Black American Impact on Culinary Arts

  • Black Americans have had a profound impact on Southern cuisine, contributing to the development of dishes such as gumbo, collard greens, cornbread, and barbecue, which have become integral parts of American culinary traditions.
  • Soul food, a cuisine deeply rooted in African American culture, includes dishes like fried chicken, macaroni and cheese, and sweet potato pie. It reflects the creativity and resourcefulness of Black cooks who transformed humble ingredients into flavorful and hearty meals.
  • Black pitmasters and chefs have played a crucial role in the evolution of barbecue. Their techniques, flavor profiles, and unique approaches to smoking and grilling have significantly influenced regional barbecue styles across the United States.
  • Black chefs have gained recognition on the national and international culinary stage. Chef Edna Lewis, known as the “Grand Dame of Southern Cooking,” and Chef Patrick Clark, a pioneer in contemporary American cuisine, have made lasting contributions to the culinary world.
  • Black Americans have played a crucial role in shaping the vibrant Creole and Cajun cuisines of Louisiana. Dishes like gumbo, jambalaya, and étouffée reflect the diverse influences and cultural fusion present in these culinary traditions.
  • The Gullah-Geechee people, descendants of enslaved Africans in the coastal areas of the Carolinas, Georgia, and Florida, have preserved unique culinary traditions. Their cuisine includes dishes like red rice, okra soup, and benne wafers.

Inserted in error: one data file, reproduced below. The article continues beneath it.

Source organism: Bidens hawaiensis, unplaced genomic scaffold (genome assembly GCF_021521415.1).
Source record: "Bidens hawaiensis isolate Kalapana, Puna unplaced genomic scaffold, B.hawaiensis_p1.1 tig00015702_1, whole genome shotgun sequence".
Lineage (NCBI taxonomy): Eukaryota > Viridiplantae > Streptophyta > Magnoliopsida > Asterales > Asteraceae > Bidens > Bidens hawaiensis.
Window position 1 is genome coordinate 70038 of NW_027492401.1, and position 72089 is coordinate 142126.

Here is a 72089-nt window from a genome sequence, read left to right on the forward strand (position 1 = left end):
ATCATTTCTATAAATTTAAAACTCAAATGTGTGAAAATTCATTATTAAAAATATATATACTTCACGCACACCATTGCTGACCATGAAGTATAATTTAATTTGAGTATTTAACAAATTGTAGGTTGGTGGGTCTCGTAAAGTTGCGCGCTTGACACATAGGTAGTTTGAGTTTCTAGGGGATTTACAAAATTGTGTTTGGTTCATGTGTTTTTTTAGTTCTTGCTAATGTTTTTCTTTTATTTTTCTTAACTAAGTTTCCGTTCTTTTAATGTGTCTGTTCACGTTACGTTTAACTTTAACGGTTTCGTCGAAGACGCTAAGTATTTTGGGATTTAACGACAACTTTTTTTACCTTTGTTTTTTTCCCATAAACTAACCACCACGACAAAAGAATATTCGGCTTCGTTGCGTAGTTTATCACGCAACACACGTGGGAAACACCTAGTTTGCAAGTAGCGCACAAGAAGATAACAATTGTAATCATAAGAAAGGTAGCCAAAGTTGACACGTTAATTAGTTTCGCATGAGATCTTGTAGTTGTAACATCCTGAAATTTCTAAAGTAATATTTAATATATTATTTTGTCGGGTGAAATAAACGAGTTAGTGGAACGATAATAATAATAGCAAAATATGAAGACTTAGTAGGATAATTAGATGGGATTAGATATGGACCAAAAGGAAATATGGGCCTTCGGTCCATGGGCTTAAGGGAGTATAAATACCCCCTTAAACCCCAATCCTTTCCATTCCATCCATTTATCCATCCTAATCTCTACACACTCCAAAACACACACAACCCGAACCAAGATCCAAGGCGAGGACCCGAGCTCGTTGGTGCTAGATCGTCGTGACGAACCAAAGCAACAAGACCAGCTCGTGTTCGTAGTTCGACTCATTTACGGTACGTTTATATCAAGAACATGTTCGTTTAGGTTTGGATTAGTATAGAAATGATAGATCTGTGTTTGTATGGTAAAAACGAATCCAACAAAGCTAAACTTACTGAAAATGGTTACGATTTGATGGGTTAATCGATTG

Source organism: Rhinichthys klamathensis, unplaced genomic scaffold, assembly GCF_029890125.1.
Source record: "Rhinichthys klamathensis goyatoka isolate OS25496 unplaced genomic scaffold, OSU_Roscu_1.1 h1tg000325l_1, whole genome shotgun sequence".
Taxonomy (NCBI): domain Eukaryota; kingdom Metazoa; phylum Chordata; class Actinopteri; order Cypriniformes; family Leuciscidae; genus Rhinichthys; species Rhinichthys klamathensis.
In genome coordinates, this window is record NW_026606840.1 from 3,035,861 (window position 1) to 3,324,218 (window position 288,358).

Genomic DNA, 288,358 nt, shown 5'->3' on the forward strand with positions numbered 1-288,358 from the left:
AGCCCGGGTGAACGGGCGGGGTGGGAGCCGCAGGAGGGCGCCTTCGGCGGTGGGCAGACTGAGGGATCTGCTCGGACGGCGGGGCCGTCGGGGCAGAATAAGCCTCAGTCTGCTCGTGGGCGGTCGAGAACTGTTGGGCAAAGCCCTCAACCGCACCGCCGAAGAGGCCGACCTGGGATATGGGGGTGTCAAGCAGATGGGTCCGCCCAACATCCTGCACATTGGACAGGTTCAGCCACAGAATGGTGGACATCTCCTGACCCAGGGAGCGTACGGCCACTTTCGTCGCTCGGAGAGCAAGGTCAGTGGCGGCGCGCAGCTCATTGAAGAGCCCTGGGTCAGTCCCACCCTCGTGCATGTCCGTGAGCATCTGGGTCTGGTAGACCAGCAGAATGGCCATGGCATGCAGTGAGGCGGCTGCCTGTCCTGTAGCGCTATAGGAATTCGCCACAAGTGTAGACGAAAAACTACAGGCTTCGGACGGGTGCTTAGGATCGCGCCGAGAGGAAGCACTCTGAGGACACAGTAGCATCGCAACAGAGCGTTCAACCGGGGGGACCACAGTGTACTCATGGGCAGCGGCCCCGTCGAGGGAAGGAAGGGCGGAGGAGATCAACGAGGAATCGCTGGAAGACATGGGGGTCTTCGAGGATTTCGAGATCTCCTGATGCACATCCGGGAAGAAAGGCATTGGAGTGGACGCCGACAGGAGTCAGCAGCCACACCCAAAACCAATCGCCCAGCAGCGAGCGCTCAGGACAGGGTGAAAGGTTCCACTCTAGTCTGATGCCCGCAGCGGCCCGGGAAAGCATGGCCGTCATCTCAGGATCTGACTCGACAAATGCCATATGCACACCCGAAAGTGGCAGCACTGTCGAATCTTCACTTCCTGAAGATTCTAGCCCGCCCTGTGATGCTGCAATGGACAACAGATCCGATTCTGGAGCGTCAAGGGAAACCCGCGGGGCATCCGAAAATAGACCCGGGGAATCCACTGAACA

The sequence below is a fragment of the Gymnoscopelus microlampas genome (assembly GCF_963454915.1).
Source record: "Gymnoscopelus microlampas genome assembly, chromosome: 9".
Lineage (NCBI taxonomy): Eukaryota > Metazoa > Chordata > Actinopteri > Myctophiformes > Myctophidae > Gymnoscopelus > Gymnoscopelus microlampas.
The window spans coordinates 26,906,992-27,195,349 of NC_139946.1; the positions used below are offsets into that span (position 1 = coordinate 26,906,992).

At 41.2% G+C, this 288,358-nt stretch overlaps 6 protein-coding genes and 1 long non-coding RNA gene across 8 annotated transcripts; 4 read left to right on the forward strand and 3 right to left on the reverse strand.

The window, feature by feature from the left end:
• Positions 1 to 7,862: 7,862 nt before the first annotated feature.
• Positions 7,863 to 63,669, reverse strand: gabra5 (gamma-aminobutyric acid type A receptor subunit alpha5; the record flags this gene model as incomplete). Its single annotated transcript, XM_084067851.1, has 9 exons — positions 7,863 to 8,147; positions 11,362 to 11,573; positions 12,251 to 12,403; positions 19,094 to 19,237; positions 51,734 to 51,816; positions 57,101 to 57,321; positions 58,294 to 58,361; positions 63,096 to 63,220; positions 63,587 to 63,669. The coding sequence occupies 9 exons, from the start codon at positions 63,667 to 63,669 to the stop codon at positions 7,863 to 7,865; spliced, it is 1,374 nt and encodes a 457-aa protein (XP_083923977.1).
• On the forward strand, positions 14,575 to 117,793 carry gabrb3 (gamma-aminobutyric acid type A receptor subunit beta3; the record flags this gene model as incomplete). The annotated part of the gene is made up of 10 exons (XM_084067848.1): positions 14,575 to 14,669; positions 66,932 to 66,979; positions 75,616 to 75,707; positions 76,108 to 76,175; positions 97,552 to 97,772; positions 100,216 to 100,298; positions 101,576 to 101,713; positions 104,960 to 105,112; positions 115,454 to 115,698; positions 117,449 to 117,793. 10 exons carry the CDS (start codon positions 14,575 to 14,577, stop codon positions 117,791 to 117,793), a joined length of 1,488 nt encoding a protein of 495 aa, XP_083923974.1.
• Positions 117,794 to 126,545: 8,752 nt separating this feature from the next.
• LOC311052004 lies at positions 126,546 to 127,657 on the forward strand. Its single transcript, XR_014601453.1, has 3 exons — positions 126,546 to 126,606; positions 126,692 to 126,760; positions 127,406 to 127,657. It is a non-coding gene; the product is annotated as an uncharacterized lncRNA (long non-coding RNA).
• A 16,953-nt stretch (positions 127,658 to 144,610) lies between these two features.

• Black activists and chefs, such as Bryant Terry and Leah Penniman, have been at the forefront of the food justice movement, advocating for sustainable and equitable food systems, as well as promoting access to healthy and culturally relevant foods in Black communities.
  • Black chefs and culinary professionals actively engage in mentorship and education, passing on their knowledge and skills to the next generation. Organizations like the Black Culinarian Alliance work to support and uplift Black chefs in the culinary industry.

Notable Black American Achievements in Visual and Performing Arts

  • Meta Vaux Warrick Fuller was a pioneering sculptor and painter in the early 20th century. Her sculptures celebrating Black identity and dignity were significant in the development of African American art.
  • Augusta Savage was a prominent sculptor associated with the Harlem Renaissance. Her sculptural works portrayed African American figures in a dignified, realistic style.
  • Jacob Lawrence was a painter known for his expressive paintings depicting scenes of African American life and historical narratives like The Migration Series.